Archaeology Magazine Archive

A publication of the Archaeological Institute of America

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The Rise of China Volume 59 Number 4, July/August 2006
by Julia M. Klein

[image]An owl-shaped bronze vessel from a Shang Dynasty tomb (Institute of Archaeology, Chinese Academy of Social Sciences) [LARGER IMAGE]

In The Formation of Chinese Civilization: An Archaeological Perspective (Yale University Press, New World Press; $65), nine experts trace the development of Chinese culture back nearly two million years from the earliest occupation by Homo erectus at the caves of Zhoukoudian through China's political unification under the Qin and Han dynasties.

The late Kwang-Chih Chang, who was the dean of Chinese archaeology, argues that religion played an unusually strong role in defining Chinese culture. The earliest writing was linked to shamanic rituals and may have been used solely by members of the religious class, who supposedly bridged the chasm between heaven and Earth. During the Longshan period, beginning 3000 B.C., shamanism gradually became the monopoly of political rulers, cementing their power.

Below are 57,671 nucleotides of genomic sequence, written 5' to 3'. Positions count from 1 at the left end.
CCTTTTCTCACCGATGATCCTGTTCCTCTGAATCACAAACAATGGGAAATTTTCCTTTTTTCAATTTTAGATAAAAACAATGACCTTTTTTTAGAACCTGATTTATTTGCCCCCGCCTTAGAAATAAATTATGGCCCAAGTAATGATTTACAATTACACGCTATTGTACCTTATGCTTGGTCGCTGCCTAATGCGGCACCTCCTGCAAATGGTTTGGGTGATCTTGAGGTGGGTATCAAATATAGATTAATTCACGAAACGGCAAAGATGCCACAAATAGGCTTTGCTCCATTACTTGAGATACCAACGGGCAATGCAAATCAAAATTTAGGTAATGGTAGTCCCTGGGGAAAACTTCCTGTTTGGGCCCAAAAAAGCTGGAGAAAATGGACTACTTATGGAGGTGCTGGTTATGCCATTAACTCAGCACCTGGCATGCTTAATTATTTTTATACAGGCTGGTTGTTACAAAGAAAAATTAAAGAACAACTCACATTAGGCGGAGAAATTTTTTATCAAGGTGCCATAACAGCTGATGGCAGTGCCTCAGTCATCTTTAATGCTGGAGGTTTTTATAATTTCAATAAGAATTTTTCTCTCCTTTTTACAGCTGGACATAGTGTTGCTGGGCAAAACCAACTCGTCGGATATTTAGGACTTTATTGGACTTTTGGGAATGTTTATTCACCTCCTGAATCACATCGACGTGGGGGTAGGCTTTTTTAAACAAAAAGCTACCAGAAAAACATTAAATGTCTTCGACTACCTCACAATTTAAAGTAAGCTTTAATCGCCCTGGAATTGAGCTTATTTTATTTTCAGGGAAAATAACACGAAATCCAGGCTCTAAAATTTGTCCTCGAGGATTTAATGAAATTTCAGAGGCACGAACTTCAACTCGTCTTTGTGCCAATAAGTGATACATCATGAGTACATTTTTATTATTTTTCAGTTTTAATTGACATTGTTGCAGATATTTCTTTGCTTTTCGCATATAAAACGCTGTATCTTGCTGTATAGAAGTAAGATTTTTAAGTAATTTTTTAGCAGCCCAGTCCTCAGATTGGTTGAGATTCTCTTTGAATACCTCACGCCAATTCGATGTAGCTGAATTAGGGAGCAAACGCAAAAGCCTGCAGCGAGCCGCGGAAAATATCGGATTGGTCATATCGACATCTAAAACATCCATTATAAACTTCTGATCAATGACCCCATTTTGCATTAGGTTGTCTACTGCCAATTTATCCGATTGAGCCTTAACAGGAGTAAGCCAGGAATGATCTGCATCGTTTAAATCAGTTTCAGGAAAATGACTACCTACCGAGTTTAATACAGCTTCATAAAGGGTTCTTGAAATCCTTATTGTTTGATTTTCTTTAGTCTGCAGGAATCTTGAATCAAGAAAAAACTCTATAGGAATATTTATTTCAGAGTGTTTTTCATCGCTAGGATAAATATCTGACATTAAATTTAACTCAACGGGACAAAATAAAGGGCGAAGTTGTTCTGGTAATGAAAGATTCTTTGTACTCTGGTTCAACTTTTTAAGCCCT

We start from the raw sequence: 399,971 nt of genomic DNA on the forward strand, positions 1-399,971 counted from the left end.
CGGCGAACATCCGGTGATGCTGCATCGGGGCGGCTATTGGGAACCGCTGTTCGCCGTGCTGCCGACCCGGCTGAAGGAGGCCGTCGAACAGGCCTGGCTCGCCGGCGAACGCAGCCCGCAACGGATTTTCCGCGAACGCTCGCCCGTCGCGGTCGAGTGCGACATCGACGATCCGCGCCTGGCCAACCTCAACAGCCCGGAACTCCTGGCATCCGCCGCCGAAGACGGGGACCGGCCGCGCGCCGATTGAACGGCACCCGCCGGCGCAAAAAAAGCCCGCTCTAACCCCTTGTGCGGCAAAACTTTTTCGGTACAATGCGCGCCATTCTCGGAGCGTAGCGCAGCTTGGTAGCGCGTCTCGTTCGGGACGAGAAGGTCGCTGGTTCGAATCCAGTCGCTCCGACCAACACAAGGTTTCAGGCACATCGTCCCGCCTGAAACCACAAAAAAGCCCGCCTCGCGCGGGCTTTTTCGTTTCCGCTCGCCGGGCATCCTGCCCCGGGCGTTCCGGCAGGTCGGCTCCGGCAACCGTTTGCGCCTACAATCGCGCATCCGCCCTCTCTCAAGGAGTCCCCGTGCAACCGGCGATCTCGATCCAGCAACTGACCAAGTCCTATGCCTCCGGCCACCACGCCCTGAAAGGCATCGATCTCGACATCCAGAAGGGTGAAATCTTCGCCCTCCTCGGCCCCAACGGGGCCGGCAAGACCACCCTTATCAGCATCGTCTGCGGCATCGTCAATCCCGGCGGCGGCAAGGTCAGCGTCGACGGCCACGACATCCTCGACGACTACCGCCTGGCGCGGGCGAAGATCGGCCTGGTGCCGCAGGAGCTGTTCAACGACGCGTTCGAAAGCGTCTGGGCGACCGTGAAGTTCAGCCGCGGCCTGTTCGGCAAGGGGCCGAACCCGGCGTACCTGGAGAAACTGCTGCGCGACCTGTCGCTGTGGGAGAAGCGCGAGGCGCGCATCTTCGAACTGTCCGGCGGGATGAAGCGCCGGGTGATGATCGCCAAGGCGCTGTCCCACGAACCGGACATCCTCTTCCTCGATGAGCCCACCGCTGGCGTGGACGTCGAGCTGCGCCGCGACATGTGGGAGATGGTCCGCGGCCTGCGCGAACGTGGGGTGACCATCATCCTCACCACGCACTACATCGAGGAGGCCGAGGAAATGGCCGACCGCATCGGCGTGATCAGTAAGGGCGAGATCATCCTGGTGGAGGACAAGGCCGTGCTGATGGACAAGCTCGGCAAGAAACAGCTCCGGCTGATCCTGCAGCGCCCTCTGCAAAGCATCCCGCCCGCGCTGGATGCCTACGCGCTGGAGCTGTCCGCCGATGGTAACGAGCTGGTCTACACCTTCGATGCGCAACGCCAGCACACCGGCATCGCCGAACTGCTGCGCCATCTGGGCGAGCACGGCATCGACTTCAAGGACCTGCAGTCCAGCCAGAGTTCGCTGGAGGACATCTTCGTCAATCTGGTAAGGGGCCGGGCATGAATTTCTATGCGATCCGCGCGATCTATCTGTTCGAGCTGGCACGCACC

The Formation of Chinese Civilization

What we know as Chinese civilization developed from diverse regional cultures brought under the rule of Qin Shihuangdi in 221 B.C. The First Emperor of Qin is best known in the west for his vast mausoleum, with its terra-cotta sculptures of warriors and horses. But his life's work was even more impressive: along with reconstructing much of the Great Wall, he standardized China's written language, currency, and system of weights and measures.

This volume makes information previously confined to Chinese academic journals available to the English-speaking public for the first time. Unfortunately, the text is still, for the most part, heavily academic in tone. Dense lists of names and measurements and dry descriptions are more common than strong narrative prose. However, the lush photographs of jade jewelry and carved bronze vessels, as well as aerial views of excavations, will draw readers in.

Julia M. Klein is a freelance cultural reporter and critic.

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© 2006 by the Archaeological Institute of America